6. SHE WORKED HERSELF TO DEATH.

Irène’s extraordinary life was a mirror of her mother’s. Tragically, her death was, too. Years of watching radiation poisoning and cancer taking their toll on Marie never dissuaded Irène from her work. In 1956, dying of leukemia, she entered the Curie Hospital, where she followed her mother’s luminous footsteps into the great beyond.

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Live Smarter
You Can Now Order Food Through Facebook
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After a bit of controversy over its way of aggregating news feeds and some questionable content censoring policies, it’s nice to have Facebook roll out a feature everyone can agree on: allowing you to order food without leaving the social media site.

According to a press release, Facebook says that the company decided to begin offering food delivery options after realizing that many of its users come to the social media hub to rate and discuss local eateries. Rather than hop from Facebook to the restaurant or a delivery service, you’ll be able to stay within the app and select from a menu of food choices. Just click “Order Food” from the Explore menu on a desktop interface or under the “More” option on Android or iOS devices. There, you’ll be presented with options that will accept takeout or delivery orders, as well as businesses participating with services like Delivery.com or EatStreet.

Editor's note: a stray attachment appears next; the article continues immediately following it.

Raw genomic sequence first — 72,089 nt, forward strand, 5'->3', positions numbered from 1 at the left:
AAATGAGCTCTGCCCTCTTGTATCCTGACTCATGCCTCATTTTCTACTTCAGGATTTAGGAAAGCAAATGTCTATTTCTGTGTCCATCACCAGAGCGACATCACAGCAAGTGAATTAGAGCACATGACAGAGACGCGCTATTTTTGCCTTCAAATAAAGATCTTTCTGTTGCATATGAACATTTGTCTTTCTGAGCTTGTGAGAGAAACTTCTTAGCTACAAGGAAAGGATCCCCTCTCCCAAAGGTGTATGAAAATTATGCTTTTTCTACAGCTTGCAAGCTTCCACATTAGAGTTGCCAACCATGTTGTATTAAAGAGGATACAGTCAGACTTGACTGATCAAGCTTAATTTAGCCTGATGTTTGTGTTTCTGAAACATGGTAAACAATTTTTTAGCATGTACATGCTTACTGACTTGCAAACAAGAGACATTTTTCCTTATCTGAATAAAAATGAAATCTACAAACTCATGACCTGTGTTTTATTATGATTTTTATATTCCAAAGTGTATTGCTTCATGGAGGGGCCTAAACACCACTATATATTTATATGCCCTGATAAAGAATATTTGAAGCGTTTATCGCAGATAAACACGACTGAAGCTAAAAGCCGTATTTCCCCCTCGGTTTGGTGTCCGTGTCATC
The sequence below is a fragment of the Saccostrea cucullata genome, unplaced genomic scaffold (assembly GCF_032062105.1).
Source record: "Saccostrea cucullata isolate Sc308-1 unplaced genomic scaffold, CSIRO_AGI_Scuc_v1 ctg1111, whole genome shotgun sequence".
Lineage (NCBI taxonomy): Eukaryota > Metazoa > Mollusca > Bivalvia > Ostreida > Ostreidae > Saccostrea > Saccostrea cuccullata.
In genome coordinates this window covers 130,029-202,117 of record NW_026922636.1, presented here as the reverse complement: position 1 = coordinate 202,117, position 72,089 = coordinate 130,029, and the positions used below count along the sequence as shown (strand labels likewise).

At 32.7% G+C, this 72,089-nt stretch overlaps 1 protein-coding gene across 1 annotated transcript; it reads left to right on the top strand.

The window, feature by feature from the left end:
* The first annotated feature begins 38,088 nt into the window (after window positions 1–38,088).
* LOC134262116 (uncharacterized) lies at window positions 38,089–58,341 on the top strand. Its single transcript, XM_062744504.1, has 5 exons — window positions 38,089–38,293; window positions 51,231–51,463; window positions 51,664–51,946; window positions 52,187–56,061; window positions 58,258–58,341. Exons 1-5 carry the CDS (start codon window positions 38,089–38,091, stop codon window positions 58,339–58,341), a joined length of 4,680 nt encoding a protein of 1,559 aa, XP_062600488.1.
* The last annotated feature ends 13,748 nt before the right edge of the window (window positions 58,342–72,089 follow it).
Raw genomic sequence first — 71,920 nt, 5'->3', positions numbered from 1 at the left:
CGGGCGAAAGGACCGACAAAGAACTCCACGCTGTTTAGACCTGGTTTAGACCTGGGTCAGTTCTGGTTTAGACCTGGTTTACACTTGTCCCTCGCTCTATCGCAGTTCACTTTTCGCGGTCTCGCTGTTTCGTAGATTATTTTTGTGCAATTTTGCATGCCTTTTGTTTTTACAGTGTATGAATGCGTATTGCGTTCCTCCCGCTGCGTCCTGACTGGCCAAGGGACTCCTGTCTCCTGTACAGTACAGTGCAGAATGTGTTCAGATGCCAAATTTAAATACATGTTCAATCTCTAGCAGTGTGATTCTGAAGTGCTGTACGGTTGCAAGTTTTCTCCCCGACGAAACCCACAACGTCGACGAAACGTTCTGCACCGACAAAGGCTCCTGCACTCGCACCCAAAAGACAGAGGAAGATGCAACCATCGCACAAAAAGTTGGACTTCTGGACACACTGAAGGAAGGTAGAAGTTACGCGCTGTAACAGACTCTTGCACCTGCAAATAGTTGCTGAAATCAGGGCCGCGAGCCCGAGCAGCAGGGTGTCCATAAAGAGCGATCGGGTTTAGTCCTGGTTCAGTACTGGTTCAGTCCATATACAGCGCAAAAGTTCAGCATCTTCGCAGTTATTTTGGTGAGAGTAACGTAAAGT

If you need to sign up and create an account with Delivery.com or Jimmy John’s, for example, you can do that without leaving Facebook. The feature is expected to be available nationally, effective immediately.

[h/t Forbes]